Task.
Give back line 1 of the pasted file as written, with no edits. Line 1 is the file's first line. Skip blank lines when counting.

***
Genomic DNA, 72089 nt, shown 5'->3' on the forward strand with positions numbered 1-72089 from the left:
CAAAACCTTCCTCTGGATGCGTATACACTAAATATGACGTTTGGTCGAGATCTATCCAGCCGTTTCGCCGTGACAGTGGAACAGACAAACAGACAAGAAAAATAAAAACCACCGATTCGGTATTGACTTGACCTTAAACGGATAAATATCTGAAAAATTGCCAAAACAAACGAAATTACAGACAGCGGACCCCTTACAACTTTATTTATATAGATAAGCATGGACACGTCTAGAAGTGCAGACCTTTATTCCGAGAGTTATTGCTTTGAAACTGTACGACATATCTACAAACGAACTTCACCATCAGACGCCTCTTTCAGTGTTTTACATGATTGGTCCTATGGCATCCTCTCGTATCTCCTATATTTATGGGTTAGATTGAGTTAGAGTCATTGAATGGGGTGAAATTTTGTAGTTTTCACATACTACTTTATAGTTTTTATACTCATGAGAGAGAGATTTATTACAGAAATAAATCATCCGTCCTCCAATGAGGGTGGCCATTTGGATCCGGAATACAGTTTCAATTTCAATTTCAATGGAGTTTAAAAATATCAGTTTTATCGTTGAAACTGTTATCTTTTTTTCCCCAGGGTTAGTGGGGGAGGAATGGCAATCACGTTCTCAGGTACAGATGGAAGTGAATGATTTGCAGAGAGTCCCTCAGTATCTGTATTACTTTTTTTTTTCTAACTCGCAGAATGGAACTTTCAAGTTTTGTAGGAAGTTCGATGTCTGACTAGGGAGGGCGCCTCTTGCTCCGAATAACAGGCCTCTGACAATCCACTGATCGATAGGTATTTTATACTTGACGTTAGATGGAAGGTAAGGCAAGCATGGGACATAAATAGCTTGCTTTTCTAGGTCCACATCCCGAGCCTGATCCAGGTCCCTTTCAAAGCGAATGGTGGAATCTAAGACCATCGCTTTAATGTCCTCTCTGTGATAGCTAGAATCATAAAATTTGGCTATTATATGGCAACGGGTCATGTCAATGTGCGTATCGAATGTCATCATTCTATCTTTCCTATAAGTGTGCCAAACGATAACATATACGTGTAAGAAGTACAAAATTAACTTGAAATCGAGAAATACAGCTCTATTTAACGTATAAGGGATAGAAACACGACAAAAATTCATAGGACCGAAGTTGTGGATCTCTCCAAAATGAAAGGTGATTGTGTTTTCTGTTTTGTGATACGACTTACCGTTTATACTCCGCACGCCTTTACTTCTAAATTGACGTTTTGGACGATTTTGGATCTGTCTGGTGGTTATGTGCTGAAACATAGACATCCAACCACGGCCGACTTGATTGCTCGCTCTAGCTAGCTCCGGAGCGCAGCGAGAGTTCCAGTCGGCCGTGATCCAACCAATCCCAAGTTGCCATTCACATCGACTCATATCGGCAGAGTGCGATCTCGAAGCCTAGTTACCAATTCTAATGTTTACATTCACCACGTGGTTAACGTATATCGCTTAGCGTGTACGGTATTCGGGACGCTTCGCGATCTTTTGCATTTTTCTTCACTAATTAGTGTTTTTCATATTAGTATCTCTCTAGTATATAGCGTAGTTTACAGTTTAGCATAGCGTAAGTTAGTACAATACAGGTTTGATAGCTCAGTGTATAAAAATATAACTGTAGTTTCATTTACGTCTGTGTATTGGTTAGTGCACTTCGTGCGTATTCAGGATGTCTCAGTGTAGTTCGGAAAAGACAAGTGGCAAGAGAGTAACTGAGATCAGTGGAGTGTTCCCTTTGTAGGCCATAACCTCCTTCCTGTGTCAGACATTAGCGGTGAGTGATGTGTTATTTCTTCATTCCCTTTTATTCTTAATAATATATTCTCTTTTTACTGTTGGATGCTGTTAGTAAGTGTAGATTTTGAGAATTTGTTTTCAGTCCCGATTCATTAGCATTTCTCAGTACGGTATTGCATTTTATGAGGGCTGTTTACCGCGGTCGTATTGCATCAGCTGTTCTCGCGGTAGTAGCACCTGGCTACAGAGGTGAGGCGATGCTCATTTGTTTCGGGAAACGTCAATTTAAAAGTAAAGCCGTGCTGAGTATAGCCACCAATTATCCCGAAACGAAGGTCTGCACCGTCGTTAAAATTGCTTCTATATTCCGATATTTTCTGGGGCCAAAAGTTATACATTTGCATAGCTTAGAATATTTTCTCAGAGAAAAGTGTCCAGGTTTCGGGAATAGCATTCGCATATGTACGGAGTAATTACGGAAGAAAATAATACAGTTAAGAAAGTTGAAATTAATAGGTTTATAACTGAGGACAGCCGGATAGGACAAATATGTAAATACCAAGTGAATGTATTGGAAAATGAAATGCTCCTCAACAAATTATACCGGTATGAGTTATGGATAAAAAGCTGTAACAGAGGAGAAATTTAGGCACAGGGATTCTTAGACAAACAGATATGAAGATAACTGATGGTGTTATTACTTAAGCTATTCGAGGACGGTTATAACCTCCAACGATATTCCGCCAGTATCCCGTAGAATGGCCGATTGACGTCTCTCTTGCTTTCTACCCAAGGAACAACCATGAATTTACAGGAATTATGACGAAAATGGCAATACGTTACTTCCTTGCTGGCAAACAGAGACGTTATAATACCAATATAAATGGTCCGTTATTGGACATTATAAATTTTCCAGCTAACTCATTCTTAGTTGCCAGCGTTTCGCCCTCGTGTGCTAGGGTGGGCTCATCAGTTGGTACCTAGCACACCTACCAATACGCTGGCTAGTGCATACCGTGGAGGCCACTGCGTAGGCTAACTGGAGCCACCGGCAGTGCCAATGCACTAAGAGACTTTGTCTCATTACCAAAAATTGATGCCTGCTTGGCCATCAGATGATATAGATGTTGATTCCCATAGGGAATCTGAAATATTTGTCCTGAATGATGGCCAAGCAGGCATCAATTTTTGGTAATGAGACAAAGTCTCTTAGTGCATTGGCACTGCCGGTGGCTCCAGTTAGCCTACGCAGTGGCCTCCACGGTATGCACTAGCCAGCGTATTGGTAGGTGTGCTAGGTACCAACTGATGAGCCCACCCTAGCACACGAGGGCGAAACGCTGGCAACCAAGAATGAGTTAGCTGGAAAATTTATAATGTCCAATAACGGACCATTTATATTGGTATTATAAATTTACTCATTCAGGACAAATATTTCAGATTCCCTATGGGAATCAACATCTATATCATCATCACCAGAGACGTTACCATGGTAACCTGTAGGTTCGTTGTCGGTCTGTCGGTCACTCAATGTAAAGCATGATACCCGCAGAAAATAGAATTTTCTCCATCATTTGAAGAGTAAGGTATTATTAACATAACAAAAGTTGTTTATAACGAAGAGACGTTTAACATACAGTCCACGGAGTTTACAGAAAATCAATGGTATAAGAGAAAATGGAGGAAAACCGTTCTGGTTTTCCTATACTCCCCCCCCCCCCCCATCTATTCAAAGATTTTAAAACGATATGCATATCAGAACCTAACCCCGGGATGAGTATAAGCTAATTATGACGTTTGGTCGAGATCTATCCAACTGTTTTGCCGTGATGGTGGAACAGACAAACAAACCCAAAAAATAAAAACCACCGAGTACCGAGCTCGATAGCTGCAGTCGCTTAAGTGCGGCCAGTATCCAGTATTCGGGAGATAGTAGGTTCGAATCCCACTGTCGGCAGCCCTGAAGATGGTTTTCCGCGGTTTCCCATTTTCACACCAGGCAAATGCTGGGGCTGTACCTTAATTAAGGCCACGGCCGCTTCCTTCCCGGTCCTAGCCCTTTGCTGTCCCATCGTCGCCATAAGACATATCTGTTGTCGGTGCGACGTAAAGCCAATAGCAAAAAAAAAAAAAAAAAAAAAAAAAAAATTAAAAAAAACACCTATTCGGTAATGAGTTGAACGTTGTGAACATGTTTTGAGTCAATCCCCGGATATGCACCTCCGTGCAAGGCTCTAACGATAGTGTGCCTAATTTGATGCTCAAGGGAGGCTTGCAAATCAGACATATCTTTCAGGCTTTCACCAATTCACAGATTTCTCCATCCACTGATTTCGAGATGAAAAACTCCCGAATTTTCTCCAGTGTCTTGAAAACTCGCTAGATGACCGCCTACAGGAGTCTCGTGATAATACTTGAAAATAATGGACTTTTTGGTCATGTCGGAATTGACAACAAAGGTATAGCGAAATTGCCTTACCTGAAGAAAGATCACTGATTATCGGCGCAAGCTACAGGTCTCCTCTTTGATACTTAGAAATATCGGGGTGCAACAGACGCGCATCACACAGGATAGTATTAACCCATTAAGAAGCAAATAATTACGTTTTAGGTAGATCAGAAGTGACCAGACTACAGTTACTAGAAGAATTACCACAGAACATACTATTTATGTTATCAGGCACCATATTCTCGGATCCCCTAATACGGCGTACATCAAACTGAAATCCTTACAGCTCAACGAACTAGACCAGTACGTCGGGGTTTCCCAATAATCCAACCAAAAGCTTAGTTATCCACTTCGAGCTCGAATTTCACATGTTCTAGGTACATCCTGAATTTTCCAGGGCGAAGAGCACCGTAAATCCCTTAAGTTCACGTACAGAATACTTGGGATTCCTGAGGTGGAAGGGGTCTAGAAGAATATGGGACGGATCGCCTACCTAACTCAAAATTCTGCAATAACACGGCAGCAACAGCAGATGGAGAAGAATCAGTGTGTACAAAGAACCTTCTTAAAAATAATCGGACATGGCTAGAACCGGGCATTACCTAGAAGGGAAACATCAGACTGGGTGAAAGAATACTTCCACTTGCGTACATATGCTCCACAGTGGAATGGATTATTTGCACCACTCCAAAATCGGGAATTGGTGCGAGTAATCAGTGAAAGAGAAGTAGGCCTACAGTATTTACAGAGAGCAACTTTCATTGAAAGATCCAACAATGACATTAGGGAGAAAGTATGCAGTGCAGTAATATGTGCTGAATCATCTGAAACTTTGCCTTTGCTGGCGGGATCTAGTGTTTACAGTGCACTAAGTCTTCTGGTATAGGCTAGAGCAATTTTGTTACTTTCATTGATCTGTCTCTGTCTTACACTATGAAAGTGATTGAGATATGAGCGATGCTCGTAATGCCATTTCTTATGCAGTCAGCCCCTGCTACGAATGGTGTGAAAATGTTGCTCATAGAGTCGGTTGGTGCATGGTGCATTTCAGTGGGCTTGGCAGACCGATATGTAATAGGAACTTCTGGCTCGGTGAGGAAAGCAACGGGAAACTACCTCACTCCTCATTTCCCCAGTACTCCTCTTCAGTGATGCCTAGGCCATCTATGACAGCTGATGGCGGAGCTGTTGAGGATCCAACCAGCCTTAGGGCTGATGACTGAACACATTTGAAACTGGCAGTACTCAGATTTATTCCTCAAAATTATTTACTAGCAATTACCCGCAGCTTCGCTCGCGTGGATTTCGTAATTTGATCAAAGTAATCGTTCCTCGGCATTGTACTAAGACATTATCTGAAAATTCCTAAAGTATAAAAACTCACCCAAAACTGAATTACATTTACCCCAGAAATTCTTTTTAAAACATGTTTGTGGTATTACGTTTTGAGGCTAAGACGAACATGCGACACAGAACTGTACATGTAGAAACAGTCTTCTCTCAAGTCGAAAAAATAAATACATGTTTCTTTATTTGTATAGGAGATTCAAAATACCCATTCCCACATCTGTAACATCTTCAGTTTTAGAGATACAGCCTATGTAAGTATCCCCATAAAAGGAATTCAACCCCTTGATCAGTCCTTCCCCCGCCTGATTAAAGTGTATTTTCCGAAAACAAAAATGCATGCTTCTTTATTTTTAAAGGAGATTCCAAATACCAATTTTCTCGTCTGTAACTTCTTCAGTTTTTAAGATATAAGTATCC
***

Genomic DNA, 72089 nt, shown 5'->3' on the forward strand with positions numbered 1-72089 from the left: